Issue 51


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Welcome to issue 51 of our journal!

After decades of being little more than an exotic location for overseas filmmakers and production companies, Australia was shocked in 1971 with the release of two films that would forever change all notions...

Feature Articles

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A Buñuel Scrapbook: The Last Script: Remembering Luis Buñuel (1) and Calanda: 40 Years Later

Designed as a loosely chronological “scrapbook” marking the 25th anniversary of Luis Buñuel’s death in Mexico City, El Último guión: Buñuel en la memoria is a chat between Juan Luis Buñuel and Jean-Claude Carrière about the great director’s life and work. Linda C. Ehrlich finds it a fascinating and accurate portrait of a man of vision.
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Love and Social Marginality in Samson and Delilah

Warwick Thornton’s Samson and Delilah has captured the world’s imagination in a way no Aboriginal film has done before. After a century of white filmmakers controlling (often by default) the cinematic presentation of Aboriginal culture, Therese Davis wonders whether Samson and Delilah marks the start of a new era.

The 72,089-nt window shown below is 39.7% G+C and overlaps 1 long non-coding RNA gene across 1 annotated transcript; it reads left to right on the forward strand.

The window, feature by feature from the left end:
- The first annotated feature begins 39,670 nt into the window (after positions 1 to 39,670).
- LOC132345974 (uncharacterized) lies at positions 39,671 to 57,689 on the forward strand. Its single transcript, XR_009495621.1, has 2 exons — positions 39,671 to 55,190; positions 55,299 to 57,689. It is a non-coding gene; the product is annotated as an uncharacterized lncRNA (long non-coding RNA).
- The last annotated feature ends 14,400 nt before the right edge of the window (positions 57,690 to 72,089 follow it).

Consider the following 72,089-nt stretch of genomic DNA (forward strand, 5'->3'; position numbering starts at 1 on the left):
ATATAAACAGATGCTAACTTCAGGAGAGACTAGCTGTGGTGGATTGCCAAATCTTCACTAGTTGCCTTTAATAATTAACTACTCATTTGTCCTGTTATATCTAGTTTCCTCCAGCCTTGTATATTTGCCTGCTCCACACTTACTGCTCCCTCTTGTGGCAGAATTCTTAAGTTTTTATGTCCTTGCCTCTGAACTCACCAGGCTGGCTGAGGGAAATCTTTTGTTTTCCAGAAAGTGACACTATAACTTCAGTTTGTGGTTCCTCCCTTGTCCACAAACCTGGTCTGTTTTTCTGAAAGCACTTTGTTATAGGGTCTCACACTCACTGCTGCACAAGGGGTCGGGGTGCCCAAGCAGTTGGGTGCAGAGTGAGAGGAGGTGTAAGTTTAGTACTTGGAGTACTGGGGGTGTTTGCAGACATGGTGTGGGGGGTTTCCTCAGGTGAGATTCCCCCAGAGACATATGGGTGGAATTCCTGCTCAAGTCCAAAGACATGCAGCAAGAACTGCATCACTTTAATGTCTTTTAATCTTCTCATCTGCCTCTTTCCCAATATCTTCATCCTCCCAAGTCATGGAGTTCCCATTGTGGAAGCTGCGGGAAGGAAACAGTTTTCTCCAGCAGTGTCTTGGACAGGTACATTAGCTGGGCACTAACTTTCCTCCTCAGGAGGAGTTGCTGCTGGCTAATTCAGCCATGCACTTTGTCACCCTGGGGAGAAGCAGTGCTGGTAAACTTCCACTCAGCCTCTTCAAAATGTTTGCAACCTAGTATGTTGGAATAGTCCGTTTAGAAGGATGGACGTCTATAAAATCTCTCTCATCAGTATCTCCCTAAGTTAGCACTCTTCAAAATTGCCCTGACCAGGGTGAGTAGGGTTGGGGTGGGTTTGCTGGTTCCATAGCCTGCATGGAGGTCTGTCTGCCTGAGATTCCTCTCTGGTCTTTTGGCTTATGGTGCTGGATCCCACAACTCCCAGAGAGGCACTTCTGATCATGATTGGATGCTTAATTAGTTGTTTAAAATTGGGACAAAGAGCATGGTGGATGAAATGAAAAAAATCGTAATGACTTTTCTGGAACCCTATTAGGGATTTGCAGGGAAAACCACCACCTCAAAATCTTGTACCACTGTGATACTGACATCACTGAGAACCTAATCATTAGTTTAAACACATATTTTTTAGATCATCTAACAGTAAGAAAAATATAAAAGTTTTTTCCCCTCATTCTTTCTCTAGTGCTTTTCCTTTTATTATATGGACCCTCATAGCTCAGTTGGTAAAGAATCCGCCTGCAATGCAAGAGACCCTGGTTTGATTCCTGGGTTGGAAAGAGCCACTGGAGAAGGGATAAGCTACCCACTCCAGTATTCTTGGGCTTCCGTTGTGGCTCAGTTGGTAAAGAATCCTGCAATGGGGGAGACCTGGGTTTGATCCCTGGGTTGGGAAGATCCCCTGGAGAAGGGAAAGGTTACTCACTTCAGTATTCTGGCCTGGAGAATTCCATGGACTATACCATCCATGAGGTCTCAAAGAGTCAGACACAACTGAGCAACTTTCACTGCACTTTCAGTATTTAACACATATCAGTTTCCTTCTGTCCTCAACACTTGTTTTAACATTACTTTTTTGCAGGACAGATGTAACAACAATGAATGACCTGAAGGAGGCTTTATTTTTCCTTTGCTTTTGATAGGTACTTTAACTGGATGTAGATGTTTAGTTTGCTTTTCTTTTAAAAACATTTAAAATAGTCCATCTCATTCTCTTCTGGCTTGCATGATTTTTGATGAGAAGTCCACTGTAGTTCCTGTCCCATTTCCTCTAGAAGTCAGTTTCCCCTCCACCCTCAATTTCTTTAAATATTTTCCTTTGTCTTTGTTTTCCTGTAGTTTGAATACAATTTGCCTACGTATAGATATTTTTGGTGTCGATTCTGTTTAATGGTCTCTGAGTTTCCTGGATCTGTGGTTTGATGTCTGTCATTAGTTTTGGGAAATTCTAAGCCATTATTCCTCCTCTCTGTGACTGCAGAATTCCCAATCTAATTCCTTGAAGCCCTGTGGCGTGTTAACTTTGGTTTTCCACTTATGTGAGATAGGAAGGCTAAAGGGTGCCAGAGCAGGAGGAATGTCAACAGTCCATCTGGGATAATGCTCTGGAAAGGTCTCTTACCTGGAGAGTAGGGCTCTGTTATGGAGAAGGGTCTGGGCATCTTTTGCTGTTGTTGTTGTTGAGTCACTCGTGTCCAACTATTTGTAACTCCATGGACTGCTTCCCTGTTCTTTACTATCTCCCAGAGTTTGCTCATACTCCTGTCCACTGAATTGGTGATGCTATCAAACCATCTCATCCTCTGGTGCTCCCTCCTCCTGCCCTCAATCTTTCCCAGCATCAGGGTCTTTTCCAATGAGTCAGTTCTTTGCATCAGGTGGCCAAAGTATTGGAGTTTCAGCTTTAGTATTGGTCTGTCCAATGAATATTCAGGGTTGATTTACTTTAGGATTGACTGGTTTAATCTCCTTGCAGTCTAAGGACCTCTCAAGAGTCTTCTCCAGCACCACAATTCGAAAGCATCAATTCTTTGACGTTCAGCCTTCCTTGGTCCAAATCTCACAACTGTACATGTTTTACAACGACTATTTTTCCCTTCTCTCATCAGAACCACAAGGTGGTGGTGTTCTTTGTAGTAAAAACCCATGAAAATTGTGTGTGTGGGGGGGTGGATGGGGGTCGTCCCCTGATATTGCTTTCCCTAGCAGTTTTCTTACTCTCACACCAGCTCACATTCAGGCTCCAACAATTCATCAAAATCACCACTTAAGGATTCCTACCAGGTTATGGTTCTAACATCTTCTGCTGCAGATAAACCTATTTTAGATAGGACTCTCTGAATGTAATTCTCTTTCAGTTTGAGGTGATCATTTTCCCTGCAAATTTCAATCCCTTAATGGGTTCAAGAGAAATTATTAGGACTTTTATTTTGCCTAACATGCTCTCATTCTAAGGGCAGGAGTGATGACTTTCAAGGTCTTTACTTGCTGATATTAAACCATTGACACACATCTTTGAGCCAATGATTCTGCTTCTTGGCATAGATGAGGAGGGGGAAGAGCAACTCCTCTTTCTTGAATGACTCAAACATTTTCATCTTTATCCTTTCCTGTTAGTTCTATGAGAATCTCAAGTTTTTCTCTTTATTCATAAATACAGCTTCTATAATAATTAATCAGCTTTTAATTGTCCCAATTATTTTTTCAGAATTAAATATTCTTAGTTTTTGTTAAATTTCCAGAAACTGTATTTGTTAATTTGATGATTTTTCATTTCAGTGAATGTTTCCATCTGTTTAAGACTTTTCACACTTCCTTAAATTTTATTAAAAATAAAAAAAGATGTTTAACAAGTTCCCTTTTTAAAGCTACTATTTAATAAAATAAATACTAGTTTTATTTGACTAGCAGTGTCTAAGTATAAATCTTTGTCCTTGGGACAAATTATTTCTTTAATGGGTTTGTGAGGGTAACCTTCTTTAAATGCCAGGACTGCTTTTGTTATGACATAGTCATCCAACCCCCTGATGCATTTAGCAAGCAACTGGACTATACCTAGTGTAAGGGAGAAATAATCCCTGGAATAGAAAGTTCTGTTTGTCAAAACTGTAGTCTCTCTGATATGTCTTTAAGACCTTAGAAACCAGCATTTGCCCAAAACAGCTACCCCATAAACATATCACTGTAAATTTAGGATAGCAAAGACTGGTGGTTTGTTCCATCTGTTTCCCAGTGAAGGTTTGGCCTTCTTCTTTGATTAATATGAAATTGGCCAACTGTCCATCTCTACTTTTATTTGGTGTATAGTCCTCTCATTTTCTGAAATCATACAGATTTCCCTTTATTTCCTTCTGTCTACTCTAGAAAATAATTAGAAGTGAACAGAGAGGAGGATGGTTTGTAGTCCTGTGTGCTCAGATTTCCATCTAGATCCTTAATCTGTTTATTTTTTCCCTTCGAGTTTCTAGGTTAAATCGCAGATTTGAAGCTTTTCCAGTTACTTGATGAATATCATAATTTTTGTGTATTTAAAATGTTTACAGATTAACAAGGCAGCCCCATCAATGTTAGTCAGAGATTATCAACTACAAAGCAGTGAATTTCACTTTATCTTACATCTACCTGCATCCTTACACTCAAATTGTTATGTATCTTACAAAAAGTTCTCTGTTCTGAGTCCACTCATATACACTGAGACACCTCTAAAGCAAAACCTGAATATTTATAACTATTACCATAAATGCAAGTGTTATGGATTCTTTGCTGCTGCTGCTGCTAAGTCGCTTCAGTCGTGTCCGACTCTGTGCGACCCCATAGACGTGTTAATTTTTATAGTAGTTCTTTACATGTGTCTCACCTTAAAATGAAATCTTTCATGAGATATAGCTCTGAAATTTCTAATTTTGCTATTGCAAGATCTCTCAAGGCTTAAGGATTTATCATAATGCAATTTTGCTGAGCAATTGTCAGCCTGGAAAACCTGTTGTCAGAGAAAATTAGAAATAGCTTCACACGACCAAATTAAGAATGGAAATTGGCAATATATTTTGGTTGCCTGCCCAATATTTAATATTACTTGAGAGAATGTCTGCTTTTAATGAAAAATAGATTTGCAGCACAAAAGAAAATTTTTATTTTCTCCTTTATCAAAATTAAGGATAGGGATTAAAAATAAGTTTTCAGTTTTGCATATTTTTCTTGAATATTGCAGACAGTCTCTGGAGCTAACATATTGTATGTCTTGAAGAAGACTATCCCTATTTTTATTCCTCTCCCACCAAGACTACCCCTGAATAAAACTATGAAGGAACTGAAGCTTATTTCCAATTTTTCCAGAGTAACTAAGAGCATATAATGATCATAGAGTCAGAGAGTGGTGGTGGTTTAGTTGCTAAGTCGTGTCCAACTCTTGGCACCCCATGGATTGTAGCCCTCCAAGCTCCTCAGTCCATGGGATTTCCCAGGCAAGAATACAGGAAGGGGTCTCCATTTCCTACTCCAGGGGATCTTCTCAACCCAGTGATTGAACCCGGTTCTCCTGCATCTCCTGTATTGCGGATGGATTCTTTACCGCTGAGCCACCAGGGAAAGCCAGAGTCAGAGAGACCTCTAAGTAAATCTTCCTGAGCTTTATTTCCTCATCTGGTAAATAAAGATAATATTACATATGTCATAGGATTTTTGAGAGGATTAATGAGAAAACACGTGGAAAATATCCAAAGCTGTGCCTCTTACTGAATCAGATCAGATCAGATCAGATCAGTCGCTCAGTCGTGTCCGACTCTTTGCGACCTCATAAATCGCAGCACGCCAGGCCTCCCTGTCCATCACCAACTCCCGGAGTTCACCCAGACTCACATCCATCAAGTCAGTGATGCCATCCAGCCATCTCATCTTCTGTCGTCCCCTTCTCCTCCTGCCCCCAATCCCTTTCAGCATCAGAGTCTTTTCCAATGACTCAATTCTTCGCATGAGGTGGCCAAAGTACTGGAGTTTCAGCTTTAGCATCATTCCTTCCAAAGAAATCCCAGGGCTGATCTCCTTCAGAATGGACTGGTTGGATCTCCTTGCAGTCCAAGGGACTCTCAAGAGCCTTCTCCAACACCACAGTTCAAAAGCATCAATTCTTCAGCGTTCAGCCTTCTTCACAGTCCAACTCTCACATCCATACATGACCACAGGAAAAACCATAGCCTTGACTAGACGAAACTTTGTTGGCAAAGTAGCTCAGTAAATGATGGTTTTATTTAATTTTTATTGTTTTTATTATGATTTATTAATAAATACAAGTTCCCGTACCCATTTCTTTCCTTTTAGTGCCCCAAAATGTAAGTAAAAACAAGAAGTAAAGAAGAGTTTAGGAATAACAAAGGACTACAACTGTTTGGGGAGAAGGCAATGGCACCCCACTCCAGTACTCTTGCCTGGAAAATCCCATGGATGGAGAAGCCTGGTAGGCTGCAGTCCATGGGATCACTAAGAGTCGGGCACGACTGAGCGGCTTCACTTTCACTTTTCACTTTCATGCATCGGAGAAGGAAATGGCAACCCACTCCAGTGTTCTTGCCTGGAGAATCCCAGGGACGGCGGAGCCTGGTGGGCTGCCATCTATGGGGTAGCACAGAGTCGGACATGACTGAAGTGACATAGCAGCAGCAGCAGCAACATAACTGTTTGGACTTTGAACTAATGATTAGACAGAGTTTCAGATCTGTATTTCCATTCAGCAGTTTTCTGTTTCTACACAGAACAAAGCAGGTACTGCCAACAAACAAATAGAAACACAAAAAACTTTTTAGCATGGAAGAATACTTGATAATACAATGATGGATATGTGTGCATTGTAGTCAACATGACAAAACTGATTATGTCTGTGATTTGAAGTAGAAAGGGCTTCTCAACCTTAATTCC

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The Trauma Film and British Romantic Cinema 1940-1960

Trauma has long played a key role in cinema. John Orr argues that “What is out there as waking nightmare in a dangerous world is often a mirror of what is hidden in here, in the human heart.” In Orr’s provocative analysis, the spectre of key British filmmaker Michael Powell inevitably emerges.
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Wake in Fright: An Interview with Ted Kotcheff

Kotcheff’s Wake in Fright may have run for more than a year in one Parisian cinema, but its blunt examination of lonely men in a harsh and alien landscape left many Australians of the time feeling perplexed. On the occasion of its sparkling re-release, Raffaele Caputo talks with Kotcheff, who eruditely and humorously throws new light on this Antipodean classic.

Festival Reports

Great Directors

Book Reviews

CTEQ Annotations on Film

Special Dossiers

John Flaus Dossier

Spotlight on Viviane Vagh

MIFF Premiere Fund/Post-Punk Dossier

Towards an Ecology of Cinema

DVD Reviews